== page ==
Finland joined NATO on Tuesday (April 4), marking a definitive shift in Europe’s post World War II alignment and isolating Russia further. To join the US-led North Atlantic Treaty Organisation (NATO), the small Nordic country, which shares a 1,340-km border with Russia, has ended more than 70 years of military non-alignment — in fact, in the Cold War years, a policy of neutrality between the Soviet Union and the West was known as ‘Finlandisation’, and Finlandisation had been one of the options discussed for Ukraine before Russia invaded it.
What has pushed Finland to give up its neutrality, what were its relations with Russia before this, and what is the move likely to mean for NATO, Russia, and Finland?
Why has Finland joined NATO?
The answer to this is simple — Russia going to war against Ukraine has made its smaller neighbours crave the powerful military backing the NATO offers, under whose charter, every member has to defend any one member being attacked.
Finland and its neighbour Sweden applied for NATO membership soon after the Russian invasion of Ukraine. Any new applicant has to be approved by all existing members of the alliance, and while Finland is now the 31st NATO member, Sweden’s bid is being held up by Turkey and Hungary.
NATO was set up after World War II with the express purpose of containing the Soviet Union. The members of the alliance include: since 1949, the 12 founding countries of Belgium, Canada, Denmark, France, Iceland, Italy, Luxembourg, the Netherlands, Norway, Portugal, the United Kingdom and the United States; Greece and Türkiye joined in 1952; Germany in 1955; Spain in 1982; Czechia, Hungary and Poland in 1999; Bulgaria, Estonia, Latvia, Lithuania, Romania, Slovakia and Slovenia joined in 2004; Albania and Croatia in 2009; Montenegro in 2017; North Macedonia in 2020; and finally, Finland.
When the Soviet Union was a formidable force, Finland had taken care to not undertake any action that could antagonise its bigger neighbour.
This system was put in place after the Winter War of 1939-40. The Soviets had invaded Finland to keep Leningrad (now Saint Petersburg), which was very close to the Finnish border, safe during World War II.
However, the small and poorly equipped Finland army gave a tough fight, inflicting damages on both the Soviet army and its reputation. The war ended with the Moscow Peace Treaty, where Finland was forced to cede territories to the Soviet Union.
After the World War ended, the Finns stayed away from Western military alliances and respected the Soviet Union’s security interests. Even after the Soviet Union collapsed and Finland built closer ties with the West, it stayed out of NATO, which would have been a definite provocation to Russia.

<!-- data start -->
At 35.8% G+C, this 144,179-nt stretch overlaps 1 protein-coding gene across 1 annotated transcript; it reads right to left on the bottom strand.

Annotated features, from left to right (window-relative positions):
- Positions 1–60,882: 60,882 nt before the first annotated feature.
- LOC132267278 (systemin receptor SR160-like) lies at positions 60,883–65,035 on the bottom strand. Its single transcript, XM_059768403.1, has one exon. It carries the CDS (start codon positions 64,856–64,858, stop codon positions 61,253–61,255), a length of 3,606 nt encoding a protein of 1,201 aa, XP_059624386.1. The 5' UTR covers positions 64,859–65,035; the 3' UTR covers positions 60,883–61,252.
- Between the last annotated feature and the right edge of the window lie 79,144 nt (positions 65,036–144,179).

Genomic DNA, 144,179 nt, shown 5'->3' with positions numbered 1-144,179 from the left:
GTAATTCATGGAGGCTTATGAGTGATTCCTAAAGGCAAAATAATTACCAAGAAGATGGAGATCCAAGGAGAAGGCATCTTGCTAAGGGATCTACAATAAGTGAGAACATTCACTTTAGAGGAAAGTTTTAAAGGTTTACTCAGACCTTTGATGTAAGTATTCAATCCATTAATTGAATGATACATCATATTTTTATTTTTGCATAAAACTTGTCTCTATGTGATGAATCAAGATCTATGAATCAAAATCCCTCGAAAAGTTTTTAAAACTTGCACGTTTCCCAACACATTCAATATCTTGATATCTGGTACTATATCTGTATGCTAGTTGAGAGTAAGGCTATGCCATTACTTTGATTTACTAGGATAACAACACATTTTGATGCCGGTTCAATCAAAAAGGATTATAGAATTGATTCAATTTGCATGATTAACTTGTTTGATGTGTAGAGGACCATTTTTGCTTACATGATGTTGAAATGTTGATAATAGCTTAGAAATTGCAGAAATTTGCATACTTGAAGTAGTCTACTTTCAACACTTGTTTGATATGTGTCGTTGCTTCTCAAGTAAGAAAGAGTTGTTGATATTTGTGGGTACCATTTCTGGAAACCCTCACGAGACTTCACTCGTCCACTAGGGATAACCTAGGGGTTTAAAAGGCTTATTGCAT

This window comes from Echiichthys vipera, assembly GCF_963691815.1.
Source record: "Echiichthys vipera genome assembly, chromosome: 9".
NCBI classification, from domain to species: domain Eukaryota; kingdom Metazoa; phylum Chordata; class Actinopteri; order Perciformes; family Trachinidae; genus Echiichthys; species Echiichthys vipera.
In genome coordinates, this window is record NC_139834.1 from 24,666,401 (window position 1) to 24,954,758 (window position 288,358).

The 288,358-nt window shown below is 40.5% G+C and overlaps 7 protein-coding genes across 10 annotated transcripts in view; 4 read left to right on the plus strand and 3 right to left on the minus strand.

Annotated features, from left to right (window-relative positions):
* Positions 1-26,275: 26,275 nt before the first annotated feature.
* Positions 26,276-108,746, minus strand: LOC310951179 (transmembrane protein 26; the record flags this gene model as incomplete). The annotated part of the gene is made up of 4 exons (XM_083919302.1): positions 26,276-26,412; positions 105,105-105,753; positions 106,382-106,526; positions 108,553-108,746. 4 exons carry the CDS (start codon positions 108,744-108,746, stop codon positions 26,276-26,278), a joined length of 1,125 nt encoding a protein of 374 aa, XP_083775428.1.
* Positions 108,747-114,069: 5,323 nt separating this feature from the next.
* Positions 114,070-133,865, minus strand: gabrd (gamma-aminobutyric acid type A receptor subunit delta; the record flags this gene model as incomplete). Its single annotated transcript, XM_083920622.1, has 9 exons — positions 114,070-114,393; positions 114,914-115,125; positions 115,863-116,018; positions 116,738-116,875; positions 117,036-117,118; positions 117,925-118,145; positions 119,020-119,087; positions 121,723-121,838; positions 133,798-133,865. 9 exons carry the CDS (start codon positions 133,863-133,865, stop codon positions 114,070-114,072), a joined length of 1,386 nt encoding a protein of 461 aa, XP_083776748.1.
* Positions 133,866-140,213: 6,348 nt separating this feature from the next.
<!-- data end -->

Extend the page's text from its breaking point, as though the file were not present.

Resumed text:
But despite years of peace, Finland has kept itself prepared for an invasion. The country has compulsory military service and imparts regular disaster training. According to the NYT, its defence spending is 2 per cent of GDP, the target figure demanded by NATO which even member countries like Germany have not reached.
Significance of Finland joining NATO
For Finland, while the country is in a better position in terms of security, it is losing out on the significant trade and tourist revenue it was making from Russia, and from its position as the West’s gateway to the East.
Russia has said, as reported by Reuters, that Finland has committed “a dangerous historical mistake that would fray relations with Moscow and undo its status as a confidence-building presence in the Baltic Sea and Europe at large”.
“This is now a thing of the past. Finland has become one of the small members of (NATO) that doesn’t decide anything, losing its special voice in international affairs. We are sure that history will judge this hasty step,” a ministry statement said, as quoted by Reuters.
For NATO, the addition of Finland brings in a military trained to repel an attack from Russia, and, by doubling its border with the country, brings it in a better position to station weapons, including missile launchpads, closer to Russia.
For Russia, Finland’s move has brought NATO closer to its doors, the very thing it most strenuously opposes, and the prevention of which it had cited as one of the reasons to invade Ukraine.
On Monday, Russia said it would now strengthen its military capacity in its west and northwest. Defence Minister Sergei Shoigu, as reported by Reuters, said Finland’s accession “raised the risk of the Ukraine conflict escalating further”.